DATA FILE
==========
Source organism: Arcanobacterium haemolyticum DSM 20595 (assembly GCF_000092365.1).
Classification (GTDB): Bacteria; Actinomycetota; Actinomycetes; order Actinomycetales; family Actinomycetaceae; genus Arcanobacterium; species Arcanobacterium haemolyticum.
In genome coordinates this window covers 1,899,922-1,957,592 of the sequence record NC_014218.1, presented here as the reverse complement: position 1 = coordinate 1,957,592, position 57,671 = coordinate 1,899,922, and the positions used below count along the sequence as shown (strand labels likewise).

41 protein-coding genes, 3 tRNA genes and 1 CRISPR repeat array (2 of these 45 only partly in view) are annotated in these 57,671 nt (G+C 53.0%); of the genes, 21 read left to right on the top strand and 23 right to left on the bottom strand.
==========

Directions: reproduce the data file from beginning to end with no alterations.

Source organism: Arcanobacterium haemolyticum DSM 20595 (assembly GCF_000092365.1).
Classification (GTDB): Bacteria; Actinomycetota; Actinomycetes; order Actinomycetales; family Actinomycetaceae; genus Arcanobacterium; species Arcanobacterium haemolyticum.
In genome coordinates this window covers 1,899,922-1,957,592 of the sequence record NC_014218.1, presented here as the reverse complement: position 1 = coordinate 1,957,592, position 57,671 = coordinate 1,899,922, and the positions used below count along the sequence as shown (strand labels likewise).

41 protein-coding genes, 3 tRNA genes and 1 CRISPR repeat array (2 of these 45 only partly in view) are annotated in these 57,671 nt (G+C 53.0%); of the genes, 21 read left to right on the top strand and 23 right to left on the bottom strand.